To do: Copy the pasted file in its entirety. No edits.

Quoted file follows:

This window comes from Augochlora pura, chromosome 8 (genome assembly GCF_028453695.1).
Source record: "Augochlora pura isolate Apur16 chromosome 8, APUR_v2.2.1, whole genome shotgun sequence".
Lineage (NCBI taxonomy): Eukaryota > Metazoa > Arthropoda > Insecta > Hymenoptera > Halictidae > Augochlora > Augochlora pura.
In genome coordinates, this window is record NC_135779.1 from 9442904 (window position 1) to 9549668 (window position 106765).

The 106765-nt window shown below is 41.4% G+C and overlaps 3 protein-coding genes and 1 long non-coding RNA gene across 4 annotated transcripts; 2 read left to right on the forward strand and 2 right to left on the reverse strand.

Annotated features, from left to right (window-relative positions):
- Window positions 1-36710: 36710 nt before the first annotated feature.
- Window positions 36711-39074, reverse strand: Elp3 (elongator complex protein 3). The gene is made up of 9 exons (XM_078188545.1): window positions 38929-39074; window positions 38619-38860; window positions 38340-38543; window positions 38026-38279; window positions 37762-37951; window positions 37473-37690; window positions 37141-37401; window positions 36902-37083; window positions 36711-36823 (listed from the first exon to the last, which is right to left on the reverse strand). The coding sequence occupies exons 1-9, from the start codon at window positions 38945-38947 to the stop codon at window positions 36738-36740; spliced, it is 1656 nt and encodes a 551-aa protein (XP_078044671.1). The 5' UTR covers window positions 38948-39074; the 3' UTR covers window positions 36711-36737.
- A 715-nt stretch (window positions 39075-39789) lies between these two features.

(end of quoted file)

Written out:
This window comes from Augochlora pura, chromosome 8 (genome assembly GCF_028453695.1).
Source record: "Augochlora pura isolate Apur16 chromosome 8, APUR_v2.2.1, whole genome shotgun sequence".
Lineage (NCBI taxonomy): Eukaryota > Metazoa > Arthropoda > Insecta > Hymenoptera > Halictidae > Augochlora > Augochlora pura.
In genome coordinates, this window is record NC_135779.1 from 9442904 (window position 1) to 9549668 (window position 106765).

The 106765-nt window shown below is 41.4% G+C and overlaps 3 protein-coding genes and 1 long non-coding RNA gene across 4 annotated transcripts; 2 read left to right on the forward strand and 2 right to left on the reverse strand.

Annotated features, from left to right (window-relative positions):
- Window positions 1-36710: 36710 nt before the first annotated feature.
- Window positions 36711-39074, reverse strand: Elp3 (elongator complex protein 3). The gene is made up of 9 exons (XM_078188545.1): window positions 38929-39074; window positions 38619-38860; window positions 38340-38543; window positions 38026-38279; window positions 37762-37951; window positions 37473-37690; window positions 37141-37401; window positions 36902-37083; window positions 36711-36823 (listed from the first exon to the last, which is right to left on the reverse strand). The coding sequence occupies exons 1-9, from the start codon at window positions 38945-38947 to the stop codon at window positions 36738-36740; spliced, it is 1656 nt and encodes a 551-aa protein (XP_078044671.1). The 5' UTR covers window positions 38948-39074; the 3' UTR covers window positions 36711-36737.
- A 715-nt stretch (window positions 39075-39789) lies between these two features.